Farm Table says:
Comparative analyses of rumen microbiomes
What is the problem?
Australia’s livestock industries are being confronted with public concerns and challenges to change with respect to resource use, environmental impact, and public health. The biology underpinning many of these challenges is microbiological in cause-and-effect, and perhaps the most pressing challenge presented to our livestock industries by society right now is to reduce methane emissions.
The purpose of this plan is to further develop and use (meta)genomics approaches to understand the greater rumen microbiota populations in livestock, using the datasets produced in Australia and abroad.
What did the research involve?
Total DNA extraction:
-DNA extractions were carried out on rumen samples collected from animals. Mixed rumen fermentations and pure microbial cultures using a modified version of the RBB+C method (Yu & Morrison, 2004).
Total RNA extraction for RNAseq:
-Total RNA was extracted from a 1ml sample by first adding 200 µl of phenol/ethanol (95:5 vol: vol) to preserve RNA transcripts.
-A metagenomic assessment of the rumen microbiome from seven animals using Hiseq Illumina was undertaken at DOE-JGI.
Assembly, gene calling, and annotation:
-The Illumina datasets were subjected to quality clipping for the removal of adapters and low quality regions using Trimmomatic (Bolger et al., 2014), by specifying all Illumina adaptor sequences (allowing 2 seed mismatches, using a 40bp palindrome clip threshold, and a 15 simple clip threshold), as well as non-default parameters of LEADING=3, TRAILING=3, SLIDING WINDOW of width 10 and minimum quality 20.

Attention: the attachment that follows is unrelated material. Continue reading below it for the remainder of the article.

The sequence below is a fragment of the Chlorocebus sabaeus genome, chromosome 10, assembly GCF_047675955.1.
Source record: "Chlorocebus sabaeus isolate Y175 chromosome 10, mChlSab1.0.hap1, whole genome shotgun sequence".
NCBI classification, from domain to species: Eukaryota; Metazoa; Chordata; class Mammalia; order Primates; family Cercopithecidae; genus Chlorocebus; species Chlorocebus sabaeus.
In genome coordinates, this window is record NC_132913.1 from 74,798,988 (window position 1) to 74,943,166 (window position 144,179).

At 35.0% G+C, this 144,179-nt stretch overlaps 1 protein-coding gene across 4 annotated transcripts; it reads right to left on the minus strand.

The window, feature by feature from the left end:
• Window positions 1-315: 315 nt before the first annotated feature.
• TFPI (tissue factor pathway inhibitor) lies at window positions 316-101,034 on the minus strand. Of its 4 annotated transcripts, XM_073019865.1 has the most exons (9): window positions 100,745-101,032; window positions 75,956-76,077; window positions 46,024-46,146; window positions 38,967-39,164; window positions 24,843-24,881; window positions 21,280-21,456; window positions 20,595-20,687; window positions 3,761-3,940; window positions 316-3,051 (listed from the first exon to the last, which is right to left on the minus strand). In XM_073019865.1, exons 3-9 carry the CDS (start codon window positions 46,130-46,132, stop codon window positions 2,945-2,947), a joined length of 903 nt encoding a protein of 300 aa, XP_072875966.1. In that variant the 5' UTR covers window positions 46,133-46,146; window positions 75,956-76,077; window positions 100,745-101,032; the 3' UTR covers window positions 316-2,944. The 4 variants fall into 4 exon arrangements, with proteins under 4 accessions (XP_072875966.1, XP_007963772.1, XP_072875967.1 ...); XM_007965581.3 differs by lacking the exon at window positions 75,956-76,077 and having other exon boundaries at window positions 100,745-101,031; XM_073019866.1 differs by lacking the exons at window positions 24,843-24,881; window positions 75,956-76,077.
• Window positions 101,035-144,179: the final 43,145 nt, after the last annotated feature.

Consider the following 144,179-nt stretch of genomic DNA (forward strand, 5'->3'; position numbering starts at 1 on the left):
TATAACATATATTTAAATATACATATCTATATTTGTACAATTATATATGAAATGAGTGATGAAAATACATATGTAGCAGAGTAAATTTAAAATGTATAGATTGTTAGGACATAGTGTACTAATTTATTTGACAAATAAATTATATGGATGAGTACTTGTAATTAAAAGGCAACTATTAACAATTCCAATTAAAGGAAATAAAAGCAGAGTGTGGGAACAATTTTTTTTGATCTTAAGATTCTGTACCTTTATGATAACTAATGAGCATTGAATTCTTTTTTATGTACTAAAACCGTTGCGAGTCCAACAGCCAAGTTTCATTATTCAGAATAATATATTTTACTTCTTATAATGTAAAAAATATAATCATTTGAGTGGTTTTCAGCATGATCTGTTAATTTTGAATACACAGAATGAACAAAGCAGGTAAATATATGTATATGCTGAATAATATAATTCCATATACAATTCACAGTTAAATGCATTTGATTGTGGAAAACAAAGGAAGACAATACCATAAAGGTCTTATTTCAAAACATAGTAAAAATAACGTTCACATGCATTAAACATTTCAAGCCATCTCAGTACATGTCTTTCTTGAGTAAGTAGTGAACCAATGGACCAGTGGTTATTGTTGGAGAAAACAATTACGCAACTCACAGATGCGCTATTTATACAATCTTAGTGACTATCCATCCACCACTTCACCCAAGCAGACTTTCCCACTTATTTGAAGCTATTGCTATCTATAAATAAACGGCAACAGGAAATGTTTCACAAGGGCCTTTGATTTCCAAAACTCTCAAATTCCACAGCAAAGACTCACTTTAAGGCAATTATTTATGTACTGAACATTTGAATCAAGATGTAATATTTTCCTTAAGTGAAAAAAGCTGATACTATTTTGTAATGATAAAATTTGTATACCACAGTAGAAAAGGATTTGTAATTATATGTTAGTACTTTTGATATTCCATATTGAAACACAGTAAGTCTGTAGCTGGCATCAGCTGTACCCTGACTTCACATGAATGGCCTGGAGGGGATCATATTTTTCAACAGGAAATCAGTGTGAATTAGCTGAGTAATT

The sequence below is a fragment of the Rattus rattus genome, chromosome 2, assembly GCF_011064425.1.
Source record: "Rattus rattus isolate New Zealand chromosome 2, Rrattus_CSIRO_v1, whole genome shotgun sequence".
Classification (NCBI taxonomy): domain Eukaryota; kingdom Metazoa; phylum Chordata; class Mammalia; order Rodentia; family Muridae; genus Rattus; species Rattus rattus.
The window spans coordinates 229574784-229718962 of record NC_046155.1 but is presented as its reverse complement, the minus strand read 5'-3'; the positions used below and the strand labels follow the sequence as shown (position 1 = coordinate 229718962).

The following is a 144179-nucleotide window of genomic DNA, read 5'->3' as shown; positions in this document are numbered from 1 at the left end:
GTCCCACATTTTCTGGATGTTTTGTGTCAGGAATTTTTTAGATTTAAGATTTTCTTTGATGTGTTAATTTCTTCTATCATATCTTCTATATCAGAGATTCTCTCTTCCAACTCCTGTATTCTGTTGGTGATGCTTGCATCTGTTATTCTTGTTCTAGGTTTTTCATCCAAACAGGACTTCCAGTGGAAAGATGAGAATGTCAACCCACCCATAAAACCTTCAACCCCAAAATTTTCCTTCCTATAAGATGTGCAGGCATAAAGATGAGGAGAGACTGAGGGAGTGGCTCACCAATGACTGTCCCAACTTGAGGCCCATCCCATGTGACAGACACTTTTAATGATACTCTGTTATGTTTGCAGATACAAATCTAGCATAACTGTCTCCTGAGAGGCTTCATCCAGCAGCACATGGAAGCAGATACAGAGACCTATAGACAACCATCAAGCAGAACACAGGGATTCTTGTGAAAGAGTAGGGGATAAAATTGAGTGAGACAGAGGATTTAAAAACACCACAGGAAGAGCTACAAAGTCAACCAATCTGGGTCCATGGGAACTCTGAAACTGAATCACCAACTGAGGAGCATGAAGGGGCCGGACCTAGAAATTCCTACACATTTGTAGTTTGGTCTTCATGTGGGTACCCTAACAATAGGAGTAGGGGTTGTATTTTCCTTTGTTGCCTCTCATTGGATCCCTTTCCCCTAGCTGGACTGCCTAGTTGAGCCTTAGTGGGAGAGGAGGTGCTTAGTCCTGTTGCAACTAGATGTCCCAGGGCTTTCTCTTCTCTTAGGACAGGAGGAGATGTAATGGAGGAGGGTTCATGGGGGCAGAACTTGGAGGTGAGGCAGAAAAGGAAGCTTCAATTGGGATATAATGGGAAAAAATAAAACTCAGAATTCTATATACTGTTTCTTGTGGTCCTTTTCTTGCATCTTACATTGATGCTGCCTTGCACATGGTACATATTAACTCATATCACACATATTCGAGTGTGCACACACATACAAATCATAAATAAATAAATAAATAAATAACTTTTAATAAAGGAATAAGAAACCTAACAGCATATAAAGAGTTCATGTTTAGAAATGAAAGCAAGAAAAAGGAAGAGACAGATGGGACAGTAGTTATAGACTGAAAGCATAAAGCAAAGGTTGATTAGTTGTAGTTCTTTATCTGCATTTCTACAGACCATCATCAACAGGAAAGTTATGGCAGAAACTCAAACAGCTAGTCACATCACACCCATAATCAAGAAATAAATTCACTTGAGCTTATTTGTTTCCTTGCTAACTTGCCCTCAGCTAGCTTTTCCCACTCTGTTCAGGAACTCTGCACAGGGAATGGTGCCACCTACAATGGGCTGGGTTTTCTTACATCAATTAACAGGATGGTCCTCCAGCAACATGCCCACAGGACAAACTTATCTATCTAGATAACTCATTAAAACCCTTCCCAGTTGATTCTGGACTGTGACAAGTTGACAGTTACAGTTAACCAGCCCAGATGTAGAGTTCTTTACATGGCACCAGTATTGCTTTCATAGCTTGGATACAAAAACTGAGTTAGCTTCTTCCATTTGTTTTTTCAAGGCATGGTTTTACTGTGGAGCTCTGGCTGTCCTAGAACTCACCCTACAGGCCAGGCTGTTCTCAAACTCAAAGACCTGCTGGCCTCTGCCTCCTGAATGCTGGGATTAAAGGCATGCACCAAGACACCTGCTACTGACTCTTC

Classification and binning of assembled contigs 16S rRNA classification Scaffolds from all best idba-ud assemblies were scanned using the algorithm of Huang and colleagues (Huang et al., 2009) to identify 16S rRNA fragments.
-Non-overlapping tetramers (with one tally per reverse complement pair) were counted over 2Kb windows within the scaffolds.
– A random subset of 2.5 million reads was extracted from each sample dataset, and mapped using bowtie2 (–very-sensitive setting) against the scaffolds of the best idba-ud assembly for all the samples.
A PCA (using prcomp in R – no centering or scaling) was conducted on each of the coverage and tetramer matrices separately, as they were on different scales.
Training data for supervised vector machine
-The above 16S rRNA-classified data was used as training data for the SVM. The SVM was fit using the kernlab package in R, with the de novo OTU cluster as the classification class, and the principal components as main effects.
Analysis of microbial diversity from 16S rDNA:
-Using high throughput sequencing platforms and barcode “pyrotagging”, phylogenetic-based methods targeting the 16S rDNA gene were used to deeply characterize the microbial populations present in the rumen and faecal samples of cattle.
Microbial culturing methods:
-Anaerobic culturing media was prepared in culture tubes and batch fermentation vessels for the isolation and purification of bacterial species using the anaerobic techniques of Hungate (Hungate, 1969) as modified by Bryant (Bryant, 1972).
Identification of rRNA
-Fastq files were separated into original samples based on the barcodes used for each library. Each sample was aligned to the reference multiFASTA using Burrows-Wheeler Aligner bwa (‘mem’ algorithm) using the multithreaded option (-t 6).